Reported by Dakota Christian, wildlife biologist,
and Jack Waymire, senior biologist

CURRENT ASSESSMENT: Quail numbers have been steadily on the rise in southeastern Oklahoma for the past three years. This past summer, numerous coveys of quail and a lot of chicks have been seen. During surveys, it seemed like every young plantation or clear-cut we would survey would have birds whistling. Deer hunters have seen several coveys of birds as well. We have definitely seen more successful nest hatches and more birds this summer and fall compared to last year.

It appears there were several hatches during the summer.

HABITAT CONDITIONS: Clear-cuts from 1 to 5 years old along a mature pine hard edge are the best places to find birds. These clearcuts offer an abundance of grasses for birds to feed and plenty of cover from lay-down trees to small shrubby oaks for roosting cover.

Habitat conditions are good. Quail are feeding on post oak acorns and seeds from forbs. Visibility is limited due to tall prairie grasses.

LANDOWNER REPORTS: Deer hunters are seeing several coveys of birds on the WMAs. Some have reported coveys with as many as 30 birds.

Archery hunters are seeing coveys ranging from eight birds to as large as 25 birds.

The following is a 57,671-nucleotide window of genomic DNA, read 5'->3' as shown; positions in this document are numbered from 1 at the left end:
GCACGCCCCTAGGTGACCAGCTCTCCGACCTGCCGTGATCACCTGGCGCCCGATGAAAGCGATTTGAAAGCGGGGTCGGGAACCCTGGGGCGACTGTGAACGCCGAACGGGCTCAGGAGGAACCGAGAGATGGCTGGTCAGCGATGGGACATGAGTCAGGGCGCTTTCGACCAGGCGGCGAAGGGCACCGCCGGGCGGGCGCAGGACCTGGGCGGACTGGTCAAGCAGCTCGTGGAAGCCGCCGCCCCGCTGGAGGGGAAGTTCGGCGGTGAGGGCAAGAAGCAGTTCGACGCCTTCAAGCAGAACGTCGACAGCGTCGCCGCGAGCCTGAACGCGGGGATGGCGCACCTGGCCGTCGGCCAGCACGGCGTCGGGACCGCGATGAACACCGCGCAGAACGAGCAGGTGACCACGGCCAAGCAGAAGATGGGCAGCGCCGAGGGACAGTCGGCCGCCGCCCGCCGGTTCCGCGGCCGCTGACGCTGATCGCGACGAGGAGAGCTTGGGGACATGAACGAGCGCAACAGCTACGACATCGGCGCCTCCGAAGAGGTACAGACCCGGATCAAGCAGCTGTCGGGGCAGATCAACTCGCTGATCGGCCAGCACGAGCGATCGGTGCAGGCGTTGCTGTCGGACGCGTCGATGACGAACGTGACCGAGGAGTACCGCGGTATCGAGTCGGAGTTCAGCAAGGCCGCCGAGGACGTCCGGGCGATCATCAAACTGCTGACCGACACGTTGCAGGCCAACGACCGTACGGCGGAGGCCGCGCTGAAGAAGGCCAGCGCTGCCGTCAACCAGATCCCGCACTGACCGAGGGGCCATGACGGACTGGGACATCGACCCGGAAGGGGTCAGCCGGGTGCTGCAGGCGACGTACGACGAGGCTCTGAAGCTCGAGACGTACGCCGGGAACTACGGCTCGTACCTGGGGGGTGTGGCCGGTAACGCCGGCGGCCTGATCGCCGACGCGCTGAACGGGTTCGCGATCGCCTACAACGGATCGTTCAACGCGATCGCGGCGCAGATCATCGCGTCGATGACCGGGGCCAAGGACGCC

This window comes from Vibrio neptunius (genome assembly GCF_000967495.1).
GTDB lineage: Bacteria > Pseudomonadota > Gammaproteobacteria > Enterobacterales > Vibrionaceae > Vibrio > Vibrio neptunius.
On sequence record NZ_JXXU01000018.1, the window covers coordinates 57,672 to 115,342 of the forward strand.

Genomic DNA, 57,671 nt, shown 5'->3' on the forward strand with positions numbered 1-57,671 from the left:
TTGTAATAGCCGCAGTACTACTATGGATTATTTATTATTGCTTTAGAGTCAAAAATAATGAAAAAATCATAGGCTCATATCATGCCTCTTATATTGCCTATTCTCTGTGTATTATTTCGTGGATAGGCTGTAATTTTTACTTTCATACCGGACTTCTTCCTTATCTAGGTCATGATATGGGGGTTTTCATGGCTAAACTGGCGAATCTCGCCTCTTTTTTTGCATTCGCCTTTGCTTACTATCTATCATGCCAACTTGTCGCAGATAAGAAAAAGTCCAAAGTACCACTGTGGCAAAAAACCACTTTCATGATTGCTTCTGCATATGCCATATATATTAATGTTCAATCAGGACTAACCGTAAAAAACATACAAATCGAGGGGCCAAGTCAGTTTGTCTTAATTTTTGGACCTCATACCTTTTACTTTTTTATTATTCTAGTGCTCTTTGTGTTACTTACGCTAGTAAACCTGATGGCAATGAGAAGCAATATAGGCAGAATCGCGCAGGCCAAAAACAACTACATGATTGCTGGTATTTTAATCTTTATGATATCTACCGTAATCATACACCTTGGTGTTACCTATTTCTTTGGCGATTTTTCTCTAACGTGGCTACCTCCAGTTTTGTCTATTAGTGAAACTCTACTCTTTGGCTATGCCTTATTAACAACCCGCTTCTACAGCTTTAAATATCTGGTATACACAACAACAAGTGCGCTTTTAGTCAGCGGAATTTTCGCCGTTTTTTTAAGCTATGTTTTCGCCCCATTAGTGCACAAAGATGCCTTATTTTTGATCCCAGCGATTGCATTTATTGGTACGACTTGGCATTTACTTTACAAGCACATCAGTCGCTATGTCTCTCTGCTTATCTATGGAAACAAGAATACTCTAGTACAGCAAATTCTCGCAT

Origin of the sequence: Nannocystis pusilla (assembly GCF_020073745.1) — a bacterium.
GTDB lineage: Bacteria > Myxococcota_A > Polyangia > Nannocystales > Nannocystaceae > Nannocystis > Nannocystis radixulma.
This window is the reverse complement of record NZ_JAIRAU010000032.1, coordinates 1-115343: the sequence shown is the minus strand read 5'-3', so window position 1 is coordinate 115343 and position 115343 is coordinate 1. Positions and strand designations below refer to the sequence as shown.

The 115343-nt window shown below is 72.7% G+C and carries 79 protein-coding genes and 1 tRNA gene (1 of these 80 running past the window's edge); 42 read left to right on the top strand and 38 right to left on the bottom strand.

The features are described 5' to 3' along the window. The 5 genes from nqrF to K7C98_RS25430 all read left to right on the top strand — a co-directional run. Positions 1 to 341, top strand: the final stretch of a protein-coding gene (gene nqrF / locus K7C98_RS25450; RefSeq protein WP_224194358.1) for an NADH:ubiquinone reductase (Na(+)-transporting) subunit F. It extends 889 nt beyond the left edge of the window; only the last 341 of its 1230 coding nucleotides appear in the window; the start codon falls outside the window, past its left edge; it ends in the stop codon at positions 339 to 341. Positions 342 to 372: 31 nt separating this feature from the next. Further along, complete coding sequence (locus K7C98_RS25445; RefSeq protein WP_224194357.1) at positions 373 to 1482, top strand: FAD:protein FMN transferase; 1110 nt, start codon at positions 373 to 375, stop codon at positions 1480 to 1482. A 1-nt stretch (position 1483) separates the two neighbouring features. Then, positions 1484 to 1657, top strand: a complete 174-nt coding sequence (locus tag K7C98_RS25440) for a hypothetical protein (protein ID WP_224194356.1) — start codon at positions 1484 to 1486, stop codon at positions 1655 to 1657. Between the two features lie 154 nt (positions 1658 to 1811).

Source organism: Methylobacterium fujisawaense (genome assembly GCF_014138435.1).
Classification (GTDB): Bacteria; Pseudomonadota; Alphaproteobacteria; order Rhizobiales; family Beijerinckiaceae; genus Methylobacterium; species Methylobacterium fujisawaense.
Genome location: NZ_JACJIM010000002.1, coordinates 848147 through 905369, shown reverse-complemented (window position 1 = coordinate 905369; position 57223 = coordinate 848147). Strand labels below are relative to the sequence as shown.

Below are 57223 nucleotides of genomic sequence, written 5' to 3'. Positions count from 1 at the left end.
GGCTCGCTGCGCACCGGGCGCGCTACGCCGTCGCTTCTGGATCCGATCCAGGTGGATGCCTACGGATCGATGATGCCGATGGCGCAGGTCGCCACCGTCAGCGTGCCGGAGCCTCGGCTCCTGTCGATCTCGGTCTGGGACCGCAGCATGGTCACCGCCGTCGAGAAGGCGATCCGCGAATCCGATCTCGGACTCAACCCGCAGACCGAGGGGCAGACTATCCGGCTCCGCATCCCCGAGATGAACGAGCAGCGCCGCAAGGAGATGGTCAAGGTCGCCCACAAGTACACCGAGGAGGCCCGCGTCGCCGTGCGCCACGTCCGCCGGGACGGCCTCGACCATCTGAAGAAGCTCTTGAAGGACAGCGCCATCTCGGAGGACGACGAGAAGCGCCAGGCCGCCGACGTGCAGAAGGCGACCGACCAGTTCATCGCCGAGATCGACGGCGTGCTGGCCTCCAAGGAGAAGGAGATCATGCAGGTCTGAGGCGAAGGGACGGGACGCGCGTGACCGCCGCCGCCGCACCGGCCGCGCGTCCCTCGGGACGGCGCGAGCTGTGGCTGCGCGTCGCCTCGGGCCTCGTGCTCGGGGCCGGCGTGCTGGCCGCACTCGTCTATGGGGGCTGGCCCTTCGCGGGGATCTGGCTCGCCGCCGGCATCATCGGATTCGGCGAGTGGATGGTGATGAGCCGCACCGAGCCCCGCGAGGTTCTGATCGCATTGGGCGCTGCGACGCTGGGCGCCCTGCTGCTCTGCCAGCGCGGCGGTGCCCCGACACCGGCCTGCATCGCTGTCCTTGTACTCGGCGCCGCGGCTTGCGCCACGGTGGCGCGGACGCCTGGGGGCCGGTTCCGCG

PUBLIC LAND BEST BETS: Three Rivers, Honobia Creek, Pushmataha.

TIPS: Look for clear-cuts that have a mature pine hard edge on at least one side. Clear-cuts older than 5 years normally are choked out by blackberries and don't offer as much food as cuts younger than 5. The prime clear-cuts will have pine trees from waist up to chest high.

You might want to have GPS collars on your bird dogs because of limited visibility due to tall prairie grasses

SEASON OUTLOOK: Quail numbers will be good going into the season. Habitat is still great from August rains.

The outlook for quail season is probably the best it has been in the last 20 years.

Quail season will open Saturday, Nov. 14, statewide. Be sure to check the special area regulations for public hunting areas before hunting; this information can be found in the "2016 Oklahoma Hunting and Fishing Regulations Guide" available online, in a mobile app for Android and Apple, or in print at license dealers statewide.

Bird hunters are invited to share their field reports and photos on the Wildlife Department's Facebook page at facebook.com/wildlifedepartment. For more information about the Wildlife Department's quail roadside surveys, read the 2016 Quail Season Outlook online at wildlifedepartment.com.